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    Special Closing Ceremonies

    Special closing ceremonies are to be used for
    special troop meetings such as courts of honor, etc.

    1. (A table is placed in the center of the meeting room between the Us. and troop flags. Upon this table are three lighted candles-one red, one white, one blue. Three Scouts are assigned to extinguish the candles. Partial darkness is suggested. )

    Scout 1: As I put out this white candle, which represents purity, may we be ever mindful of this obligation, that a Scout is clean. He keeps clean in body and thought, stands for clean speech, clean sport, clean habits, and travels with a clean crowd.

    Scout 2: As I put out this blue candle, which represents loyalty, may we be ever mindful of this obligation, that a Scout is loyal. He is loyal to all whom loyalty is due-his Scout leader, his home, his parents, and his country.

    Scout 3: As I put out this red candle, which represents courage and sacrifice, may we be ever mindful of our obligation to remember the sacrifices that have been made for us by many others, that we may enjoy the lives of good citizens in the American way.

    Troop (in unisoh): So may it be!

    2. Materials: 12 candles, 3 larger candles, table, pedestal or any of the standards used for such ceremonies. Light the 12 candles. Let there be no other illumination in the room. In the hall outside the room, the patrol leaders will tell the members of their patrols to enter the room silently, be seated, and consider the Scout Law and how it applies to their daily life. After a moment of complete silence, the Scoutmaster or officer in charge reads the following:

    Fellow Scouts, we are fortunate. We are members of the world's greatest brotherhood of men and boys. There are Boy Scouts in almost every country of the world. It is a privilege to wear the Boy Scout uniform and badge.

    The whole world admires and respects us.
    With these privileges, we also accept obligations. We promise to do our best to live up to the Scout Law. The world sees us as individual Scouts, but when one of us grossly violates one point of the Law it is not of an individual that the world thinks, but of the entire Scouting movement.

    These burning candles represent the 12 points of the Scout Law and how they brighten the life of the Scout who observes them. Will you name with me each point of the Law as I put out the candles? (Put out candles one by one as each point is named. Pause momentarily.) How dark the room is! It reminds me of a Scout who makes no attempt to live up to the Scout Law. The candles are still on the table, but without illumination they are useless.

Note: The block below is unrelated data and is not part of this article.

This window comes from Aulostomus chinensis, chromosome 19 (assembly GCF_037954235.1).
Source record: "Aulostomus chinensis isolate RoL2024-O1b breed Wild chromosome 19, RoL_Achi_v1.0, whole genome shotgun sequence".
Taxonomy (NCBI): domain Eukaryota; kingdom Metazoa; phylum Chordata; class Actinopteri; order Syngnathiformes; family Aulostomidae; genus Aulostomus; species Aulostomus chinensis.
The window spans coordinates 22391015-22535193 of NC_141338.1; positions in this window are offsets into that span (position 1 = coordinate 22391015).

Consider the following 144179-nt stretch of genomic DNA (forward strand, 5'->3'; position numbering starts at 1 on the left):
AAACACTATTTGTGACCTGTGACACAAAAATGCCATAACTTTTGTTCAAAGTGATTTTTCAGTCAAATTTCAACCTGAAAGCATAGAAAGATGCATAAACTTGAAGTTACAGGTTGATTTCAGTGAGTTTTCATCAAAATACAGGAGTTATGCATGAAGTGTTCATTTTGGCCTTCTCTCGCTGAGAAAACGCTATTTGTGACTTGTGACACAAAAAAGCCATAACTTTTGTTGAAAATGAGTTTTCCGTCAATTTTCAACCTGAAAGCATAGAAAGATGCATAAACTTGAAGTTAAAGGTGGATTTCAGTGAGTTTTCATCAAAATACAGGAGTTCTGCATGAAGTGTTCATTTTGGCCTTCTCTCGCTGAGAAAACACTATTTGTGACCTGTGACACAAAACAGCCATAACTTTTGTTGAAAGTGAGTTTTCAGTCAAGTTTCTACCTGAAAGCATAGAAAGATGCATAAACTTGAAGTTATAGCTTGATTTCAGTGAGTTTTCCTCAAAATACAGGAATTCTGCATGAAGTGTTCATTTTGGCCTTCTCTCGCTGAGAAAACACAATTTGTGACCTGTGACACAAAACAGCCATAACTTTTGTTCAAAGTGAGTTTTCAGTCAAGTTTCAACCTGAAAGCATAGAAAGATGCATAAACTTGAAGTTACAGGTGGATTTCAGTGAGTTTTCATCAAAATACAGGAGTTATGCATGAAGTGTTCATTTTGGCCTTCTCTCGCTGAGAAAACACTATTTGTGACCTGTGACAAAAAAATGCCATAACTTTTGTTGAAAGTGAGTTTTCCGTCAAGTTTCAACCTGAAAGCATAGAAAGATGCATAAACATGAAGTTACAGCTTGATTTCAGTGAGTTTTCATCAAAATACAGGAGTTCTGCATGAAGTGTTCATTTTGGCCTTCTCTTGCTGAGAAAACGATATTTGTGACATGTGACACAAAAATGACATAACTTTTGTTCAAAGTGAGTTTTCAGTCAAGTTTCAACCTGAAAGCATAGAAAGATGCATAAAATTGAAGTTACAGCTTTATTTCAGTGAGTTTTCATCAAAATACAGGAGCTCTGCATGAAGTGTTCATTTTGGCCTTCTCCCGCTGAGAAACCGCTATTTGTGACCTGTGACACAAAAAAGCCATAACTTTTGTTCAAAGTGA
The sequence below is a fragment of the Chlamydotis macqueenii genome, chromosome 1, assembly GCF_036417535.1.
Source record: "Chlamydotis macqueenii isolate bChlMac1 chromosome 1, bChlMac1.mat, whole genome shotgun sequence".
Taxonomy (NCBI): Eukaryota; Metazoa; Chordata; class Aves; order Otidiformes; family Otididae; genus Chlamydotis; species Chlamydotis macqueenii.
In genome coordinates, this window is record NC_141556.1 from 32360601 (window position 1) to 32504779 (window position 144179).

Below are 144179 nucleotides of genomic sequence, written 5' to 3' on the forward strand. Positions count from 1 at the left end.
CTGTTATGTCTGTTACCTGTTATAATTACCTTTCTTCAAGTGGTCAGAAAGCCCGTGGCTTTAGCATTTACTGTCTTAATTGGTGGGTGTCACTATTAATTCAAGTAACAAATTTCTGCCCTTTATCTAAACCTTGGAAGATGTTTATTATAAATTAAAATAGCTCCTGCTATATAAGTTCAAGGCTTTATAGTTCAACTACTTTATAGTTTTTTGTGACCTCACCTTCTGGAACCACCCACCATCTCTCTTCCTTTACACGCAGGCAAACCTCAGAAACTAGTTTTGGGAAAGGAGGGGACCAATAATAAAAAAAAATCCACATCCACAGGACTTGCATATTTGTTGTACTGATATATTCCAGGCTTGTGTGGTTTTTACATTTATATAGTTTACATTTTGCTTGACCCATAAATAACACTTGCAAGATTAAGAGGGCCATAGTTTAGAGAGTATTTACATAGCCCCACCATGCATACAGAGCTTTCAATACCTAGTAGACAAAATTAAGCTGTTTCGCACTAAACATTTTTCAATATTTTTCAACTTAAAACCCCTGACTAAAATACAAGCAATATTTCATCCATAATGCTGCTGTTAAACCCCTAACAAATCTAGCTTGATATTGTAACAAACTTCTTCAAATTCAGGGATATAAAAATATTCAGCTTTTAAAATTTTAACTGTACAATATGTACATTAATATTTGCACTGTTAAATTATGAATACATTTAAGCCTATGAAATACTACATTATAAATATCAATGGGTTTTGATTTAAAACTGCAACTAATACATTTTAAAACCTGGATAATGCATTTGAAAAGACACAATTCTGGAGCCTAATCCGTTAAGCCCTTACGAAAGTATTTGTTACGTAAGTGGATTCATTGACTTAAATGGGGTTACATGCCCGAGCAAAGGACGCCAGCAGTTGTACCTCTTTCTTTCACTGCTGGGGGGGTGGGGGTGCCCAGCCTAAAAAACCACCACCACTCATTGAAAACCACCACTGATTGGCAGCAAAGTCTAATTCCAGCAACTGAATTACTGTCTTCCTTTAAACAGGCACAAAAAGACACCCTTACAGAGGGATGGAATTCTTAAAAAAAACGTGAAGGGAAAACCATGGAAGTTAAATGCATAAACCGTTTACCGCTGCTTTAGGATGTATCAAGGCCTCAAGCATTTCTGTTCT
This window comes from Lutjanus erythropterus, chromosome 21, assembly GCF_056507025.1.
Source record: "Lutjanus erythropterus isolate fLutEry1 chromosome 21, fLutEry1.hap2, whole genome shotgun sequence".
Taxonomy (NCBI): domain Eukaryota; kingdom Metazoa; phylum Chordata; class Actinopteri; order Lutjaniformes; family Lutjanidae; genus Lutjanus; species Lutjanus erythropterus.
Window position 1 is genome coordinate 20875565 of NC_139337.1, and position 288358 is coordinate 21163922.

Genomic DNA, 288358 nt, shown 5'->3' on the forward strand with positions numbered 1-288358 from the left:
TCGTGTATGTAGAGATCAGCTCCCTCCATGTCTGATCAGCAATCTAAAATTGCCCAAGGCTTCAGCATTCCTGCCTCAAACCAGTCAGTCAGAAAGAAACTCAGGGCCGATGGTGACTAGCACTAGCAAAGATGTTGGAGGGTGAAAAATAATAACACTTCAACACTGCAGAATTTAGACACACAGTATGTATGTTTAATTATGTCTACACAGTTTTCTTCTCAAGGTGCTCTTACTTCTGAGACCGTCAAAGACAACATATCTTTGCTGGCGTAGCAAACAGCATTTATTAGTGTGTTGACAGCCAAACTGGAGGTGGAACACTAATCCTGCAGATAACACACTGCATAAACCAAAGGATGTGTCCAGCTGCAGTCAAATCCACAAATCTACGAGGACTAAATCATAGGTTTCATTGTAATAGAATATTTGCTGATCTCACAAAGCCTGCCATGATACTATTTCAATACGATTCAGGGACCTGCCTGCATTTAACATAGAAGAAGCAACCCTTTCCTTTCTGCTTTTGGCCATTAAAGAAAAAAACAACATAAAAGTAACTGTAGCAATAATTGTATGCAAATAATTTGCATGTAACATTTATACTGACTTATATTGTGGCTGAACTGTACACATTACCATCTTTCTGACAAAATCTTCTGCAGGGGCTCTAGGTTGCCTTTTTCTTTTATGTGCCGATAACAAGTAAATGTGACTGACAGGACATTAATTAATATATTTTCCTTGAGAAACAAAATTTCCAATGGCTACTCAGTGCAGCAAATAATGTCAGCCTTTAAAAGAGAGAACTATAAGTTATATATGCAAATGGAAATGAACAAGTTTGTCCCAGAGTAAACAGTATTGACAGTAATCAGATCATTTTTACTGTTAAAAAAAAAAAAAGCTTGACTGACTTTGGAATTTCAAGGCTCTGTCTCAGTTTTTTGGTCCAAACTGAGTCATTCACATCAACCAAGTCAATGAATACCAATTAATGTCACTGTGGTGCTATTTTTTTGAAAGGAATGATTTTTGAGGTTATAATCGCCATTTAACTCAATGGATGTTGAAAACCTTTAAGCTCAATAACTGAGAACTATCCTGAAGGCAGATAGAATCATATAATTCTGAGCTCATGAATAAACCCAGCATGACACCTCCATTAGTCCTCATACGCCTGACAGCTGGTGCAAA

It was the living flame that brightened the room, and so it is with the Scout Law. The words, in themselves, are useless, but when through practice they become a part of our daily life they brighten not only our own life, but the lives of all we contact. (Light the three large candles.) We too easily forget that the Scout Oath is a serious pledge. Habitually, we recite the Oath like parrots, as if it were a group of meaningless words. Tonight, let us in full sincerity rededicate our lives to the principles of the Scout Oath and Law. (Lead the group in rededication to the Scout Oath and Law.)

    3. (A record player is needed for this ceremony.)
    The troop is formed, with the troop colors marching into place to a stirring march tune.When the colors are in position, "The StarSpangled Banner" is played and all salute.

    On completion of the tune, another march is played and the colors are paraded out ofthe room. The command is given to repeat the Scout Lmv while the troop follows the colors out of the room. The object is for the Scout to stop repeating the Law as he leaves the meeting room, and to practice throughout the week that part ofthe Law that he stopped on when he left the room.

    4. (A table is set up in the center of the floor. Upon this rests a set of 4 logs, forming a square, into which are 12 candles placed. Another log holds 3 larger candles.)

    Leader: On this table you will observe 12 candles arranged in a square, which represent the 12 points of the Scout Law. They are placed in a square because a square is made up of four equal parts, similar to the four-fold, well balanced program of Scouting: physical, mental, social, and spiritual well-being. The three large candles represent the three parts of the Scout Oath. As the candle gives out light, so you as a Scout shall shed the light of Scouting to those about you in your home, your school, at work, and at play. In your religious duty you are to work willingly and with a smile. Should you fail to uphold even one point of the Law, such as trustworthiness, tne act will stand out as a charred candle (puts out candle). Although there are 11 lights still burning, the most conspicuous is the light that is not burning. One point broken is more prominent than 11 kept.

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